“When the state committed to this project, it did so because we recognized the importance of investing in our agricultural infrastructure and the opportunities it held for Pennsylvania’s farmers,” Redding said. “This plant is going to create new demand for soybeans grown in Pennsylvania, provide greater marketing options, and it’s going to offer another close-to-home supply of processed soybean meal farmers can use to feed our growing livestock industry.”
Partnership with LCSWMA eliminates need for fossil fuels and generates revenue for LCSWMA
By locating in Conoy Township, Perdue and LCSWMA formed a unique partnership that allows the plant to have a smaller environmental footprint than the typical soybean processing plant. It also ensures a reliable, long-term revenue source for the authority’s steam. Perdue will use steam from LCSWMA’s Lancaster Waste-to-Energy (WTE) Facility to heat the grain dryers. This enhances energy efficiency and avoids the need to heat boilers with fossil fuels. By using steam, there are no emissions related to fuel combustion from Perdue’s facility.
“LCSWMA is proud to work with Perdue on this innovative partnership,” LCSWMA chief executive officer Jim Warner said. “This project exemplifies LCSWMA’s philosophy of discovering and applying ways to maximize waste as a resource to benefit our community.”
Plant will eliminate long-distance transport of soybeans and meal, bringing economic benefits to farmers while reducing environmental footprint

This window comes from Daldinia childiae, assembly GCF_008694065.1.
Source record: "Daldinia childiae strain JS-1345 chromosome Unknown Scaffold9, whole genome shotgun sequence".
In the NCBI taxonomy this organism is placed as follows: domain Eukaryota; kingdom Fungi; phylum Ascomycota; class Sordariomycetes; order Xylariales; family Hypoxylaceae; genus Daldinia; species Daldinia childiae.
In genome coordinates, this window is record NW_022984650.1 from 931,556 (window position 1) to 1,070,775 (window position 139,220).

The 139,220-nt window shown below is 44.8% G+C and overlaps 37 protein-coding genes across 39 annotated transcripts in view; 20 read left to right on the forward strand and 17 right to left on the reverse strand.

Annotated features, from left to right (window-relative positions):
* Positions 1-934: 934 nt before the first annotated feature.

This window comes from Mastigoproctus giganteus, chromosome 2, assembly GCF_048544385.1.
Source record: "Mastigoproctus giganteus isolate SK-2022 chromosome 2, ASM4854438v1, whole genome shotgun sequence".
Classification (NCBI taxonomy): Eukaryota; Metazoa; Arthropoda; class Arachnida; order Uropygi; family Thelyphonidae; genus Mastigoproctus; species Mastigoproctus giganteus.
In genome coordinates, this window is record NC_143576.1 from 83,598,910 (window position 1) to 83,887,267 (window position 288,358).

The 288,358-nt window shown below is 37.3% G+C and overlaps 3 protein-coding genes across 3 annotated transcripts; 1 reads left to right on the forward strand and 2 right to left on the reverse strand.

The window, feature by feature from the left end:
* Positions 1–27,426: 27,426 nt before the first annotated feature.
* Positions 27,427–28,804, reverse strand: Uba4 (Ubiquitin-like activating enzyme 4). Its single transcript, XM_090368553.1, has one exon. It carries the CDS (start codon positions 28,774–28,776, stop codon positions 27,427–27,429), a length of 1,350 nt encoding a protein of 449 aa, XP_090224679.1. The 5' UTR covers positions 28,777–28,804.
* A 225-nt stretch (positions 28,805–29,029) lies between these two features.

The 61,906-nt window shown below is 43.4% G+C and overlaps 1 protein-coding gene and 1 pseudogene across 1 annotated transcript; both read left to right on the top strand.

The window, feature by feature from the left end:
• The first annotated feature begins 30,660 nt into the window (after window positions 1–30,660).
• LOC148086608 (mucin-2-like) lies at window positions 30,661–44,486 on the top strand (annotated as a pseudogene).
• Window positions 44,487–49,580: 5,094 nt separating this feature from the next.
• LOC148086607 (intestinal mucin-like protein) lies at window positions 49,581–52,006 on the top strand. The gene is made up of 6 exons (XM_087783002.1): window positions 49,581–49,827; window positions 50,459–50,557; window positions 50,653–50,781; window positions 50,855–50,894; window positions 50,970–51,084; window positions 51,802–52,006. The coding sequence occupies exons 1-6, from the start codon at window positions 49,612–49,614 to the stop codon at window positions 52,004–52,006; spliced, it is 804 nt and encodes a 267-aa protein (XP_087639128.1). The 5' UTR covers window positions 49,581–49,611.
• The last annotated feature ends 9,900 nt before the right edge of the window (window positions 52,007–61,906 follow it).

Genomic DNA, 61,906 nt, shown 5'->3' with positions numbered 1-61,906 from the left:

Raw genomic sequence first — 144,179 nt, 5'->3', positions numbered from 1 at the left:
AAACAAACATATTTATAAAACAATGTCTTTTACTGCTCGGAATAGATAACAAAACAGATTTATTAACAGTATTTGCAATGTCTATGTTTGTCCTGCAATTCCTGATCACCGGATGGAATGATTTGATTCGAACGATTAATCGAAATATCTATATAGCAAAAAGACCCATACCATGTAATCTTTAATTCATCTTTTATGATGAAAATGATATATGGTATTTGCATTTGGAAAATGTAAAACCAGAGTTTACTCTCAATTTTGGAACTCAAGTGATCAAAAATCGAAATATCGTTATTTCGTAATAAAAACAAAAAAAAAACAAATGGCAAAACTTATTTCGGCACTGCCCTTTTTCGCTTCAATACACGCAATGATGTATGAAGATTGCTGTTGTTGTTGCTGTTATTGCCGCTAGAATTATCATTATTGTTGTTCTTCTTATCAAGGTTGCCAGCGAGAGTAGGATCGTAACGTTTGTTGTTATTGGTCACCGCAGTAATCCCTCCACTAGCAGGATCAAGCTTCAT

With plans to process up to 17.5 million bu. per year, Perdue’s plant will eliminate the need to transport soybeans and finished product long distances. That’s good for the environment and farmers alike. Processing more soybeans locally will help farmers get the most value from their crops while benefiting livestock producers with more affordable feed.
Right now, most soybeans leave Pennsylvania for processing to come back as livestock feed. Pennsylvania produces 29.6 million bu. of soybeans and consumes more than 44 million bu. of soybean meal annually. Only about 10-12 million bushels are processed within the state. That transport carries a heavy environmental burden.
According to a study by engineering firm AECOM, Perdue’s plant will significantly reduce greenhouse gas emissions associated with transportation and through the use of waste steam from LCSWMA’s WTE Facility. Compared to current practices, Perdue’s project will result in a 72% net decrease in total emissions. That is equivalent to the greenhouse gas emissions from the energy used by more than 6,300 homes in one year.
“Throughout this project, our company has been willing to go the extra mile, working openly with community stakeholders and regulators to bring this project to fruition for the benefit of Pennsylvania farmers,” Perdue AgriBusiness president Dick Willey said. “We’re grateful for all of the support we’ve received over the years. We’re eager to get started, and we’re confident that we’ll continue to meet the high expectations that so many have come to expect of Perdue.”